“He calls them history paintings. He’s painting the history of now, and indigenous issues and concerns globally that affect both indigenous peoples and all of us on the land, environmental issues,” she explains. She started following his work while in art school at the University of Victoria in the ’90s, when a radio show she was working on, Unreserved, profiled his work.
The majority of his works are acrylic paintings, but sketchbook drawings are also on display, many preliminary work to his larger paintings. Intricate drawings of trees he draws in his studio in Mount Pleasant from memory, in a style he says is drawn from symbolism and vision. He calls drawing a developed skill that “teaches you to create.”
His investment in issues took a toll on his health, he says, shown in his story behind his painting Scorched Earth, Clear-cut Logging on Native Sovereign Land, when he visited a shaman.
“My heart was really in pain everyday, and I started to tell him about all these things in the world. Global warming, deforestation, the big ozone problems, rivers being polluted, mines being destroyed, the planet being destroyed and I talked to him about all of these things and he said to me I can fix you. But he said I can’t fix what you’re trying to fix,” he says. “He resolved my issue of not taking it to heart so much, and being kind, and not being mad at the world.”
His approach now is to share the issues and identifies his role as recording history.
“I know that it’s hard for people to look at this work and understand it, but I think in time the translations will come through and the dialogues will evolve,” he says.
Tongue-in-cheek criticism and dark humour define some of his work, like in Red Man Watching White Man Trying to Fix Hole in the Sky (1990), depicting two scientists struggling to mend Earth’s ozone layer.
“This scientist is passing this scientist a screwdriver—that is about as hopeless as we can get,” he laughs, and notes the absurdity of the global process that created a “big hole in the sky.”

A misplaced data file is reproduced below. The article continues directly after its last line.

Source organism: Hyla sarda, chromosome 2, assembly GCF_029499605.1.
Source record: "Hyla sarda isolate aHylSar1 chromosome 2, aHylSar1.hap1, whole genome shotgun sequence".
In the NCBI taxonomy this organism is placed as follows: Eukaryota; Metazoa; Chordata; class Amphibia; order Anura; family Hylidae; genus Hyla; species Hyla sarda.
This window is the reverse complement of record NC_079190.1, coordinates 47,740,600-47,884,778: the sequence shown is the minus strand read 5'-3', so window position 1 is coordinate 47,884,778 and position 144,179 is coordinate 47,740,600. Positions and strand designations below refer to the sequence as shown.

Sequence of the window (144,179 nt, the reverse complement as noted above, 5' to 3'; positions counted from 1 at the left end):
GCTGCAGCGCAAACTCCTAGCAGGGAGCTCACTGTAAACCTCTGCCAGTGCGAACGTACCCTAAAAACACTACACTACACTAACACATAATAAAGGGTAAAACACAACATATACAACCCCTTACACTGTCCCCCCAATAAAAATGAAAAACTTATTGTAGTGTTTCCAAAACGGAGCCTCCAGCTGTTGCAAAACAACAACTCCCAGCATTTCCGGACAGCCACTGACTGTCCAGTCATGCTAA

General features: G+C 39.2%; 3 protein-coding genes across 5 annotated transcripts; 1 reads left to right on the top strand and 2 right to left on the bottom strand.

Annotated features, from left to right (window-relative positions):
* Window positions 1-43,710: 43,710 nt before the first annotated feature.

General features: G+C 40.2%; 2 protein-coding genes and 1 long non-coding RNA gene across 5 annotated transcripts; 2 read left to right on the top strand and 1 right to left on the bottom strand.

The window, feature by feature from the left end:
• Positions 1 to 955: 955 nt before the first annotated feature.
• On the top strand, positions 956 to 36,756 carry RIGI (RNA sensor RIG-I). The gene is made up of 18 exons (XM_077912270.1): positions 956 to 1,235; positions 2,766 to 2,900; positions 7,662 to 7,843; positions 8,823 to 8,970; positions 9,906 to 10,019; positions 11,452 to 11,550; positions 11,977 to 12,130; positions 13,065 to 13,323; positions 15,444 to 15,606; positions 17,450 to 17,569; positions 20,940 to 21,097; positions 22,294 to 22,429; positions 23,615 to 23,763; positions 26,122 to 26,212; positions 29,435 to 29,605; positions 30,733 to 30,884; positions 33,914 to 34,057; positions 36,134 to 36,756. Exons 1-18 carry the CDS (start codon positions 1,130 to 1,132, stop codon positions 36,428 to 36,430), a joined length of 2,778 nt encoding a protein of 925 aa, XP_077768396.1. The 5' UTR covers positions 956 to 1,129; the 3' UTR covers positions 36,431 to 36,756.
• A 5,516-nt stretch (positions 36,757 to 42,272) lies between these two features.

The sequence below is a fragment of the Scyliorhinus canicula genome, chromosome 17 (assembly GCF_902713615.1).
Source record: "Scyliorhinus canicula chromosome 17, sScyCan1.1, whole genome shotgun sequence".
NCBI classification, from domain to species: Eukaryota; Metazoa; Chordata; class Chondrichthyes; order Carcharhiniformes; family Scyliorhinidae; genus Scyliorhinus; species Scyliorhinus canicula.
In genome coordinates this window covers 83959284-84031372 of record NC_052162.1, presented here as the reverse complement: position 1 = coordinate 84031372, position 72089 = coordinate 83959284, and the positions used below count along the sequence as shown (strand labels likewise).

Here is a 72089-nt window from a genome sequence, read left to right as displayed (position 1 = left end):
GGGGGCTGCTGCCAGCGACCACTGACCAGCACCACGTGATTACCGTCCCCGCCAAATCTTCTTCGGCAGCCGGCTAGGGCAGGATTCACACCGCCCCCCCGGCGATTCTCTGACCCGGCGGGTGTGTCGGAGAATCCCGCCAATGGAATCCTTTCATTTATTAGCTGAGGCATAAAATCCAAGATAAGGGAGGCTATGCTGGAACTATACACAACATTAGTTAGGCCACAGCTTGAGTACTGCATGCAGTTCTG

A portion of his work is defined by conceptual abstracts. “I am the person that can freely think to say anything that I want in form, style, and modernism, to translate one culture to another culture, to a world,” he says. “If you take a stick of dynamite into someone’s culture and blow it up and put it back together, what does it look like?”
The exhibit includes installation pieces—including video of a piece of 1997 performance art in which the artist shot the Indian Act to demonstrate his opinion on an oppressive policy. Video is accompanied by three rifles mounted on the wall, alongside the act peppered in bullet holes.
Historical brush strokes
An equally haunting and powerful mixed-media piece, Residential School Dirty Laundry (2013), sees piles of white children’s underwear formed into the shape of a large cross. Garments stained with blood are placed at each point, and in the centre is a small plastic cross that reads “for this child I prayed.”
In the preface of Lawrence Paul Yuxweluptun: Unceded Territories—a publication of Yuxweluptun’s work to accompany the exhibit—Larry Grant, Musqueam First Nation elder, writes that he recalls recognizing anguish and anger the first time he saw the artist’s work at the Vancouver Art Gallery.
“I understand the conflict that Lawrence Paul’s paintings are about. And it’s not an imaginary thing— it’s real,” Grant, an adjunct professor in the University of B.C.’s First Nations language program, writes.
“He’s being a frontline activist, trying to throw off the chains of cultural restraint, taking us out of the ancient terminology into contemporary terminology, but still showing the arguments that we have between colonialization and who we are as people.… at the heart of this movement, this resurgence, Lawrence Paul’s art cries out really loud—and really, really clear.” Duffek says MOA has been trying to reconnect knowledge and practice and the items in the museum collection, many dating back to the period of colonialization.
“There’s a connection there with the different kinds of movements, not just with the museum but everywhere, about this process of reconnecting to one’s heritage, and rights and land and languages and many different things that have through colonization been separated,” she says. Yuxweluptun’s work will be on display until Oct. 16. First Nations academics, activists, and leaders will be speaking in the exhibit space on Tuesday evenings until June 21. Admission to the MOA is free for those who self-identify as indigenous.
“I lost something that was taken away by this colonial dream, but I gained something in return. I learned that I could talk to the world then,” Yuxweluptun says. “That yes, I have to direct my attention to the world then. This is what my body of work has been about.”